Zombies are the middle children of the otherworldly family. Vampires are the oldest brother who gets to have a room in the attic, all tripped out with a disco ball and shag carpet. Werewolves are the youngest, the babies, always getting pinched and told they're cute. With all that attention stolen away from the middle child zombie, no wonder she shuffles off grumbling, "Marsha, Marsha, Marsha."

- Kevin James Breaux

Tuesday, August 14, 2012

Book Review: Everything is Permitted: The Making of “Naked Lunch” Edited by Ira Silverberg

 The book “Naked Lunch” was written by William S. Burroughs while the film was directed by David Croneberg.  The book Everything is Permitted: The Making of “Naked Lunch” is edited by Ira Silverberg and details the unique film as it was conceived by the visionary director Cronenberg and everyone else that was involved.  Since Burroughs’ book is thought to be completely unfilmable Cronenberg did not set out to turn the book into a film but instead decided to make a film about the making of the book.
Burroughs’ writing and style is examined closely in the book especially as it pertains to how Cronenberg chooses to produce his film which is a amalgamation of the book and Burroughs’ own life as it revolves around how he crafted the book of “Naked Lunch.”  The book is filled with production stills and photos from all aspects of the film’s production (as is customary of these types of books).  One of the things about the book that will most interest readers interested in these types of behind the scenes books is the chapter that focuses on the special FX of the film.  There are design pictures and mechanical drawings for some of the more “unusual” of the films FX and monsters.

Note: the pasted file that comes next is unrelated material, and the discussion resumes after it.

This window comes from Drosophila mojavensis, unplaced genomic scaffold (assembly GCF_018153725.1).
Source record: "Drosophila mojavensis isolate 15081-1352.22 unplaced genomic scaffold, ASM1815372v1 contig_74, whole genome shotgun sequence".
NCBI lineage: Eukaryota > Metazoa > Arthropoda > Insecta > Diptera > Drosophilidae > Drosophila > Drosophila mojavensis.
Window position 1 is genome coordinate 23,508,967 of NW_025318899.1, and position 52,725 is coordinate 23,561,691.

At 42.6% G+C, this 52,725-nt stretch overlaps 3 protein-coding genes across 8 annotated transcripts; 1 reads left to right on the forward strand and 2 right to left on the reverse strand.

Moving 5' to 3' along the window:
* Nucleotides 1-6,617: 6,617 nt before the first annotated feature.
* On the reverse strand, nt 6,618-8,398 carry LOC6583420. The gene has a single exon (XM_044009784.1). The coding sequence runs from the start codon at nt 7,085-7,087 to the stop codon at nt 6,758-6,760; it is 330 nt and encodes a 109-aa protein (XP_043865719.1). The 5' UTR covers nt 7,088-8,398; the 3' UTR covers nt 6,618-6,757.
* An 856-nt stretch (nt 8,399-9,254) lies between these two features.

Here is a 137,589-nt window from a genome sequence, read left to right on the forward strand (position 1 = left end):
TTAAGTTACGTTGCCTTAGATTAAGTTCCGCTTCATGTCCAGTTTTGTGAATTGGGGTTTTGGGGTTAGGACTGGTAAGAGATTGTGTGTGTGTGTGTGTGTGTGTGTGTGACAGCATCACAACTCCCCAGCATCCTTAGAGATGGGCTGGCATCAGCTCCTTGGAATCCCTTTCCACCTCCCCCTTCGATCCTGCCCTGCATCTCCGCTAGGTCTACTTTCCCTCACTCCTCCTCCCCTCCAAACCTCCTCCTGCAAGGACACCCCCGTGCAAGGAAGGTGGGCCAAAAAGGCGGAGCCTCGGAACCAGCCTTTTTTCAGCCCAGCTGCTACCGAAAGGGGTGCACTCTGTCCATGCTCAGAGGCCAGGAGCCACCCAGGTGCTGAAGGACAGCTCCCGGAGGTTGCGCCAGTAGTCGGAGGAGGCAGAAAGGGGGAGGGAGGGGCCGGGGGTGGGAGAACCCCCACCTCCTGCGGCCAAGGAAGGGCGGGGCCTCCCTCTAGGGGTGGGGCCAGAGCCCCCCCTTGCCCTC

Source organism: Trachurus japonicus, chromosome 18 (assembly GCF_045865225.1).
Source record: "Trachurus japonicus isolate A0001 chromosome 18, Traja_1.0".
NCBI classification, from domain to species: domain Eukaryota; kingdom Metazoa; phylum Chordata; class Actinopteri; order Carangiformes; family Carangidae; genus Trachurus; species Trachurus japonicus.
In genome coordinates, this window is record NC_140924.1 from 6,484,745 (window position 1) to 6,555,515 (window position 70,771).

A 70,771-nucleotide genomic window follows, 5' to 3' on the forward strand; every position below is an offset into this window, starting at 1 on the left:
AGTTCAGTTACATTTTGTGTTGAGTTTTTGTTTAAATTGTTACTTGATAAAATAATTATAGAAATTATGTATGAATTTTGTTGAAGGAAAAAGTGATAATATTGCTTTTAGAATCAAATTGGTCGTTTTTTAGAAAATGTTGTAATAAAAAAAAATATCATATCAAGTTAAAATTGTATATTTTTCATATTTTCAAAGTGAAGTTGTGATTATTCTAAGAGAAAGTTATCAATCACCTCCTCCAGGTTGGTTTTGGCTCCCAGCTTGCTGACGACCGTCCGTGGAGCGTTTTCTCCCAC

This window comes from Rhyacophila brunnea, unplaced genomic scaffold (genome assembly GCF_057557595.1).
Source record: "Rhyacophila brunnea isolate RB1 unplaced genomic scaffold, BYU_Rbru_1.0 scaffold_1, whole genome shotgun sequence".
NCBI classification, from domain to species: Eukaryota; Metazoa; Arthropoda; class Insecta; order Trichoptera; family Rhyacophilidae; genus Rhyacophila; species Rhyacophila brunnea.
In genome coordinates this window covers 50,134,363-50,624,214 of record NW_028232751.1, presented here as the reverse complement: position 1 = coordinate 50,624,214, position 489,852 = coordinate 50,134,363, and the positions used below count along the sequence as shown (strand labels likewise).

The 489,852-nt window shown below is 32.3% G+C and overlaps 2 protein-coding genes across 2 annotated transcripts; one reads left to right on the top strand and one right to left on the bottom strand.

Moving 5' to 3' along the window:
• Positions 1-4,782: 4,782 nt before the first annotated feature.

Although knowing a little more about the strange and unusual creatures that inhabit the film is very interesting it is also interesting to get into the mind of director Cronenberg on why and how he chose this direction with his film.  Cronenberg provides and introduction to the book (as does Burroughs) and you get a great look into the mind of a true auteur who may have been the only person capable of bringing Burroughs’ story to the big screen.
The book spends a small amount of time of the cast who provide their own thoughts on why they became involved in the production.  Other writers that contribute to the book include Chris Rodley, Jody Duncan, Prudence Emery, and Gary Indiana.  Like the film production itself this book is a collaborative effort that shows just how dedicated Cronenberg and everyone else involved were instrumental in bringing Burroughs’ material to life.

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